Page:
THE MILE HIGH CLUB
RThe following trip report has been rated "R" by whatever association rates trip reports. It is intended for mature audiences only. That and some of my friends who may or may not qualify as mature audiences. You know who you are.
On Sunday, Christy and I headed out for our first hike since we returned from Wyoming. We brought along Saucony, whose most vigorous exercise this summer has come from 10 minute games of Frisbee. Todd* also joined us, though he wasn't in much better shape. We were enticed by the promise of a perfect weather day. The forecast called for a sunny day with highs in the 60's. We were also motivated by the opportunity to pick blueberries from a secret location.
* Some names may have been changed to protect the guilty
We got off to a relaxed start, so we didn't actually start down the old toll road from the parkway until 11AM. We arrived in dense fog, and we could only hope that it would burn off by the afternoon so we could enjoy our perfect weather day. We hiked down the old road, which is actually the bed of the original railroad that ran from Black Mountain to Mount Mitchell.
Large sections of the road were flooded, and the rest was either rocky or muddy. In one muddy area Christy spotted a huge bear track. Earlier we had passed an impressive pile of bear scat. Ironically, both were within shouting distance of the bear hunter's camps that are along the toll road.
Aside from the bear sign, it was a fairly boring walk. However, the road was lined with a variety of wildflowers, which made the hike pretty. At one point we passed a large group of adults and teenagers backpacking towards the parkway. I think it was the first time I've seen people actually backpacking on the toll road. Later we saw them again, camped just off the old grade between the hunter's camps and the parkway.
We hiked into Montreat property and ascended the blue blazed trail towards Greybeard. We crossed a stream and climbed to the shelter near Walker Knob. We took the short side trip out to the cliffs for lunch. There is a fantastic view here on a clear day. It was rather cloudy and hazy, but at least there was no fog to the south.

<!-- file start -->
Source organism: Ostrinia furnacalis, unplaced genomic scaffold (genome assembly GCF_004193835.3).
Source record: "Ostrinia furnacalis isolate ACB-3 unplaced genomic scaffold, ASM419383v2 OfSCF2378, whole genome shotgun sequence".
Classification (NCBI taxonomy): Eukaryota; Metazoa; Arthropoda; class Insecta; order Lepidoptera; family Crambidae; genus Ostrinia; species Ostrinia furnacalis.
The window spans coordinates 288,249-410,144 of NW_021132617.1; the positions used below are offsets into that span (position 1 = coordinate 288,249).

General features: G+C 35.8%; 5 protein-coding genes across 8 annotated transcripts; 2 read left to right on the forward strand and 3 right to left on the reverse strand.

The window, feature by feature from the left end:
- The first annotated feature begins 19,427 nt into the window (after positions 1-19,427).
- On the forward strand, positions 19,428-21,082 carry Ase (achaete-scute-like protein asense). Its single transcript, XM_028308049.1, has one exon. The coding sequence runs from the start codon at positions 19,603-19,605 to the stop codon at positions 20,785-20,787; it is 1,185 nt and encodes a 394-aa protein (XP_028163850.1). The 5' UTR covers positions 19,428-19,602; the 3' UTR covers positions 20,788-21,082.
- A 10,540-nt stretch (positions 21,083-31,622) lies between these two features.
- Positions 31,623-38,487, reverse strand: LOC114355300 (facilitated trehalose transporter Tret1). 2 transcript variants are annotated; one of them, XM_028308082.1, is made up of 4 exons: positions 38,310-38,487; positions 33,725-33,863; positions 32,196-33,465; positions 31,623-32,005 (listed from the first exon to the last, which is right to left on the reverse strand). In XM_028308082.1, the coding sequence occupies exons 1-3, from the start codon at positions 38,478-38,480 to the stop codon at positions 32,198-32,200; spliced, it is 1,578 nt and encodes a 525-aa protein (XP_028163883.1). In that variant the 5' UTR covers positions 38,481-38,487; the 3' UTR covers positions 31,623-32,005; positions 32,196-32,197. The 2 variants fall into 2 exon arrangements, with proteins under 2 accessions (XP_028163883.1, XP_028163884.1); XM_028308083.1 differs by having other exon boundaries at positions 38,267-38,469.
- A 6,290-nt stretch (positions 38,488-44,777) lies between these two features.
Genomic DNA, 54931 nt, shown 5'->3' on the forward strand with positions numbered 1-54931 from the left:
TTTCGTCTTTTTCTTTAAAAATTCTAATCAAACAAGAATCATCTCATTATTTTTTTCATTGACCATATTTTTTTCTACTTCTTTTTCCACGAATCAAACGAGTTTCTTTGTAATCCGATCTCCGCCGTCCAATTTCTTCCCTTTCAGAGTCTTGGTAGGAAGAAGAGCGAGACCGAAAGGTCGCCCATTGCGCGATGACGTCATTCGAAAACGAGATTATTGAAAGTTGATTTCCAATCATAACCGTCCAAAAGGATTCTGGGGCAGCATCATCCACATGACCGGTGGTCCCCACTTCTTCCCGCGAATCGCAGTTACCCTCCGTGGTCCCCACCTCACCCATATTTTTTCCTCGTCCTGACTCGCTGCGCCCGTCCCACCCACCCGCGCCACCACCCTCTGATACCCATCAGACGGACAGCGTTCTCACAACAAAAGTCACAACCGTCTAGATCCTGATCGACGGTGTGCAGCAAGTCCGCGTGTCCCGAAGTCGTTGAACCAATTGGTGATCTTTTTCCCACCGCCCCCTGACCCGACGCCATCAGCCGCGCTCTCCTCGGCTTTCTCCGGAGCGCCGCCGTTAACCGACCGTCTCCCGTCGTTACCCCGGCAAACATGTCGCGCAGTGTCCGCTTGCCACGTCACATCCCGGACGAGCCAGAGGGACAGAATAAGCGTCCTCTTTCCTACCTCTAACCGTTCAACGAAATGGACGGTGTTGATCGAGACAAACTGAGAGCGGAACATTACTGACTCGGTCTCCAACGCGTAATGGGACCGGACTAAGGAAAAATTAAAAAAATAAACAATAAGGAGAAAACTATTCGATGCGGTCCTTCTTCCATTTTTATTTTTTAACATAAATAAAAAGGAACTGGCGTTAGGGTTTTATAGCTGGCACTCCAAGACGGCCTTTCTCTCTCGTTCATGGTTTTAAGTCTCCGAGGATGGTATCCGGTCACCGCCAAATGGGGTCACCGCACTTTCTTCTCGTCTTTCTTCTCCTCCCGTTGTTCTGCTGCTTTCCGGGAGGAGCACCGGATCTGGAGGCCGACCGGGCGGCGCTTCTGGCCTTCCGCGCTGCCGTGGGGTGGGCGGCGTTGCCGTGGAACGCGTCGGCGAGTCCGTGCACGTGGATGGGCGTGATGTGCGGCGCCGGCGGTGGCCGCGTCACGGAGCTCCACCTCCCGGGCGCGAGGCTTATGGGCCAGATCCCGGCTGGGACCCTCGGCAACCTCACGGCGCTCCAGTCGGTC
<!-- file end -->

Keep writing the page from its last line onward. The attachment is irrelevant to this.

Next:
After lunch we resumed the climb up Greybeard. It was a humid day, and we were all sweating profusely by the time we reached Seven Sisters Ridge. We found the ridge thickly covered with some type of white daisy. The birds were singing. The bees were buzzing. We pressed on towards the climax of the mountain, which is just short of 5400 feet in elevation.
Editors Note: This would be an excellent time for sensitive, easily embarrassed readers to skip ahead exactly nine paragraphs. Mature audiences may continue reading at their own risk.
I neared the summit but stopped short. An odd sound had caught my attention. At first I wasn't sure what it was, but it definitely wasn't a bear. Saucony barked, but fortunately I prevented her from investigating. Then I became aware of what I was hearing. At first I thought someone was on the summit, audibly struggling to recover from the climb. However, that could only account for part of what I was hearing. No, this was something entirely different. So, how do I describe what I heard? Clearly someone was very happy about something. Perhaps he (yes, what I heard was definitely a he) was thrilled with the fogged in view? No, I don't think that was it, either.
Christy and Todd reached the peak, having missed all the fun. I quickly filled Christy in, but left Todd in the dark. Then I heard feminine giggling. Well, that answered one of several questions that were bouncing around in my mind. We waited at a lower overlook for what I hoped was a sufficient amount of time before continuing to the summit.
We reached the top and found a couple there. They were a bit sweaty, but then, who wasn't? Like I said, it was a humid day. There wasn't much of a view (ha!) due to the fog, so we didn't linger. We found the badly overgrown path on the far side of the peak and descended into the jungle. At first I wasn't sure we'd make it through the undergrowth, but it opened up a bit below the summit. Still we had to fight our way through brush and thorns to reach the gap below the Rocky Knobs.